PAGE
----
Fred Stanford
President and CEO
Torex Gold
/
View from the Top

Expanding Guerrero's Mining Footprint

Sat, 12/01/2018 - 14:41

Q: How do you assess the regulatory and social environment for foreign mining companies working in Mexico?

A: For the most part, regulations in Mexico are clearly established and if a company adheres to all the requirements there should be no issues. For a mining operation, an efficient rule of law is essential because otherwise the asset simply becomes too risky, so we truly value the cooperation we enjoy with the Guerrero State Government and from the governor.

The social side of operating in Mexico is more complex. We are working in Guerrero, which does not have a history of industrial activity, so we have to educate the local workforce about the benefits of the industry and how it works. Mining is entirely different to sustenance farming, which has traditionally dominated the area, and this lack of industrial experience can be challenging. The local communities are open to mining and see the long-term advantages of the activity but there is a lack of expertise. For example, we recently suffered a blockade because certain members of the community wanted to be employed, but we cannot employ all 7,000 people in the local area. Given that we have made a US$1 billion investment into the state, this is disappointing but it is a reality that we are dealing with.

Q: What were the highlights during the first year of commercial production at El Limon-Guajes?

A: There is an endless series of bottlenecks that need to be negotiated when moving a project from the development phase into construction and production. We first needed to ensure that the grinding circuit was functioning efficiently, then we needed to test the leach circuit and figure out how to deal with the large quantity of copper in the deposit. We are now working on the final major obstacle, the tailings filtration circuit. We have installed the biggest tailings filtration circuit in the world at the plant and the system not only enables us to recycle all the water we use but also eliminates the risk of any tailings spilling into the Balsas River. It is a complex mechanism so we have been working through a number of details to ensure that the operation works to its full capacity. We are also constructing a new SART plant, which is due for completion by the end of 2017. This facility will not help throughput directly but it will reduce AISC by around US$100/oz once it is operational.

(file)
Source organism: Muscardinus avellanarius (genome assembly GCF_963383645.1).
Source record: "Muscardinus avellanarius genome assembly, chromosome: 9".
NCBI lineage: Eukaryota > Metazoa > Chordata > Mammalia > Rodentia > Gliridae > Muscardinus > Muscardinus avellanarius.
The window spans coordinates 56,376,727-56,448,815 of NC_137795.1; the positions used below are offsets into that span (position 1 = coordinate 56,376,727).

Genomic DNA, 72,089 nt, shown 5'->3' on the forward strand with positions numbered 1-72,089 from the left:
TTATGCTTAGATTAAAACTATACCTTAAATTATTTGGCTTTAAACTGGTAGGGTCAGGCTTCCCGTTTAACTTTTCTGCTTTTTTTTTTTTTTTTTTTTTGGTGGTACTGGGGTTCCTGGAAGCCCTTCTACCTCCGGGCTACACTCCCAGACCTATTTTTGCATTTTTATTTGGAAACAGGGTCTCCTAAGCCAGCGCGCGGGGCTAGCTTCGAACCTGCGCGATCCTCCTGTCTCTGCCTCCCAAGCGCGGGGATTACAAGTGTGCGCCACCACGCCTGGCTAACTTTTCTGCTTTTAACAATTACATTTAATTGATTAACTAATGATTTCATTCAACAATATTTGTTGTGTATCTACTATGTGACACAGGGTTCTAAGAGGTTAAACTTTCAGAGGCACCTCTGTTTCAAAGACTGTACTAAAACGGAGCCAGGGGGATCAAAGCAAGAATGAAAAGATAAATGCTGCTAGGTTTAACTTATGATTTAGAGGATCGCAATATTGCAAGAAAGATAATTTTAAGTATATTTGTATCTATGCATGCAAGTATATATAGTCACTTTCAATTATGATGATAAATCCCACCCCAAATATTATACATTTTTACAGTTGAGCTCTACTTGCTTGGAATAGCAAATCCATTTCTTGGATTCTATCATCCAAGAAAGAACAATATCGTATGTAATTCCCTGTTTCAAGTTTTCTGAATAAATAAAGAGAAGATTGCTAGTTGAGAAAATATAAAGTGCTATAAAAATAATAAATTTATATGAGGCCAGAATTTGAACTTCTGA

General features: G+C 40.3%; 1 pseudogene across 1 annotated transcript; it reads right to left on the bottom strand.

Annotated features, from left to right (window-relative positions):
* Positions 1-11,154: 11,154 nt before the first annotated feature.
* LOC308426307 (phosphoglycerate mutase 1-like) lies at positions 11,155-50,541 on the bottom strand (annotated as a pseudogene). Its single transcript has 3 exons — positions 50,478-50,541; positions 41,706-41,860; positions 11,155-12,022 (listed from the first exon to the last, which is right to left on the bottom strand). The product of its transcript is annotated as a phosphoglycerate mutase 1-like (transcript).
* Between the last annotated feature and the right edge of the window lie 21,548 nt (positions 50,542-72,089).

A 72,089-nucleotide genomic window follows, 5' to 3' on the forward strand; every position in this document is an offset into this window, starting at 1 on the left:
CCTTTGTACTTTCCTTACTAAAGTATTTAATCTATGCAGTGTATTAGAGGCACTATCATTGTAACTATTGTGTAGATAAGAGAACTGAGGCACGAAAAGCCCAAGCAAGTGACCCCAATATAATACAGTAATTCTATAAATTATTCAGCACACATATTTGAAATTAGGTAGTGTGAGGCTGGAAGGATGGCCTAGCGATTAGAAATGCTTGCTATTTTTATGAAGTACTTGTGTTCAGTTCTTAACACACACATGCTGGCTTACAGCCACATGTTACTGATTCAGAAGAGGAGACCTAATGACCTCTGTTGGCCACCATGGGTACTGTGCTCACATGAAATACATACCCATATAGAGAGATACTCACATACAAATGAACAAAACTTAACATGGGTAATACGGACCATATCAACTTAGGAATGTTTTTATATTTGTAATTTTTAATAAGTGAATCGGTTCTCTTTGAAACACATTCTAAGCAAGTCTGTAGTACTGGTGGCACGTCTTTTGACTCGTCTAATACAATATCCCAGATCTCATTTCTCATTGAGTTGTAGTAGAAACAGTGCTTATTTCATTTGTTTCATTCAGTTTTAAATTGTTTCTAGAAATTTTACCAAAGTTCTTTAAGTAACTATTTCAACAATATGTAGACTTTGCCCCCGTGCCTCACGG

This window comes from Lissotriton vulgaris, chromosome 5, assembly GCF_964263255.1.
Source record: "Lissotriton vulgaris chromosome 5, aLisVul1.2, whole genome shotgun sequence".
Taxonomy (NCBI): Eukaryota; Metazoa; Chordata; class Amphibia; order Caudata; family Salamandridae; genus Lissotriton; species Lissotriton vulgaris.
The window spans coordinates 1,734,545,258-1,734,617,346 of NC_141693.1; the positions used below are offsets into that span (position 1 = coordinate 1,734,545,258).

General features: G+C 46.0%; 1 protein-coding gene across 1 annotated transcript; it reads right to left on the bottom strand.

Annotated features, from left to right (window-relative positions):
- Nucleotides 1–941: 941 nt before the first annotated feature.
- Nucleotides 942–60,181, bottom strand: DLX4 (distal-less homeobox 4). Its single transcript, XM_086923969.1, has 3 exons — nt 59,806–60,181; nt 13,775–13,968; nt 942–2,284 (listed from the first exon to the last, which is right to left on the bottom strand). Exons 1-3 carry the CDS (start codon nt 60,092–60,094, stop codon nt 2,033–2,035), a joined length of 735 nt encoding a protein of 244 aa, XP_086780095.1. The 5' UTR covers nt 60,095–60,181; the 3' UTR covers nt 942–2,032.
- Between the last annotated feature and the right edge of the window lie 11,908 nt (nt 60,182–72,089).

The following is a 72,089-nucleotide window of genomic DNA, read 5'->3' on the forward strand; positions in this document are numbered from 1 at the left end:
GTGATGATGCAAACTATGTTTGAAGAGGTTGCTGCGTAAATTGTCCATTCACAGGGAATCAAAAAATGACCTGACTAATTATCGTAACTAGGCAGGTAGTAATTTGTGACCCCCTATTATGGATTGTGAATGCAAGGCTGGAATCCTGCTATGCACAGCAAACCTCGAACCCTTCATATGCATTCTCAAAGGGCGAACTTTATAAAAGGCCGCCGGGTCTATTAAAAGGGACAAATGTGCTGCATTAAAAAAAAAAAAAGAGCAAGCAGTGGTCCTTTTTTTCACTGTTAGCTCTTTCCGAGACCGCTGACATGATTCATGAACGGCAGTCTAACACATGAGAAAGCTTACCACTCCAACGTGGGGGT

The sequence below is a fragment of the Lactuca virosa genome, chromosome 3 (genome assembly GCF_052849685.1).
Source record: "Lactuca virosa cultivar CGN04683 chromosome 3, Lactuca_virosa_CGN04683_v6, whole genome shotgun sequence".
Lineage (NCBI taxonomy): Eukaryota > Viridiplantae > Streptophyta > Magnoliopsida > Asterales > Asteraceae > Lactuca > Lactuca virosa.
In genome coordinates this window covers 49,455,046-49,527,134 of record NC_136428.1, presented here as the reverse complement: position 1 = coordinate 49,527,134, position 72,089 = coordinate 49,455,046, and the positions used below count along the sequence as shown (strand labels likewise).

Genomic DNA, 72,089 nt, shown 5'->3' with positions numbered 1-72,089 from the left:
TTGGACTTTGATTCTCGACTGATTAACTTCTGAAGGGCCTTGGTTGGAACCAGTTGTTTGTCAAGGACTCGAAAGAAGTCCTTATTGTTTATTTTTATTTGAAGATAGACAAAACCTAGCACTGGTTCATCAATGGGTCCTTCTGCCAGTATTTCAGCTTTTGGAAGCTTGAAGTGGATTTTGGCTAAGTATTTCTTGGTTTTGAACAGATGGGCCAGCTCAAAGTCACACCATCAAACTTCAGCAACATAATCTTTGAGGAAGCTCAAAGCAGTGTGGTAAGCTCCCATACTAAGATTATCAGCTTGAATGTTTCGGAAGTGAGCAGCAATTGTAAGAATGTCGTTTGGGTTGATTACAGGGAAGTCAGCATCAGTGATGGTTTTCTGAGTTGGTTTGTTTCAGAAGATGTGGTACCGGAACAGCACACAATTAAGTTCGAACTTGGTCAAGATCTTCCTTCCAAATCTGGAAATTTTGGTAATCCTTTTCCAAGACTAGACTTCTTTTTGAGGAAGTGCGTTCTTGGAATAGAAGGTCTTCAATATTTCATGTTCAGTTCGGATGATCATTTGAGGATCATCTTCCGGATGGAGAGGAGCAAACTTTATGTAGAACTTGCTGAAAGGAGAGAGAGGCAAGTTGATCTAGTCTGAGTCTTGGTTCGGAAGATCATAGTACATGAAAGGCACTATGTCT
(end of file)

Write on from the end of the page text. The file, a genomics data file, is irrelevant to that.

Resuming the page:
While we were building El Limon-Guajes, exploration fell down our list of priorities but this is set to change now that the mine is in production. We have had some encouraging high-grade intercepts from recent borehole drilling, including some 300g/t hits. This is 10 times higher than anything we have ever seen before on the property, so it gives us great encouragement. We plan to spend at least US$5 million developing the resource this year.

Q: What are the latest plans for Media Luna and what impact could this asset have on your portfolio?

A: Media Luna has the potential to turn the area into a district that mines for generations. Permit applications for the exploration tunnel are in their final stages and will soon be submitted, so we expect to start drifting during 4Q17. From that point we can start the process of upgrading the current resources and continue plans for engineering and construction. Fortunately, we now have a constant revenue stream from El Limon so we know that financing the project will not be an issue. Eventually we expect Media Luna to produce far more gold ounces than El Limon for a longer period of time.

Q: What do you think Mexico should be doing to attract further investment into the sector?

A: The government needs to find a way to reduce the mining royalty tax or expedite the return of those funds to the communities. Mining is an industry that brings employment and other opportunities to parts of the country where no other industry is present, but the tax is making it difficult for companies to continue doing that. Three years have now passed since the introduction of the reform, which is enough time to make an impact but we have yet to see any results.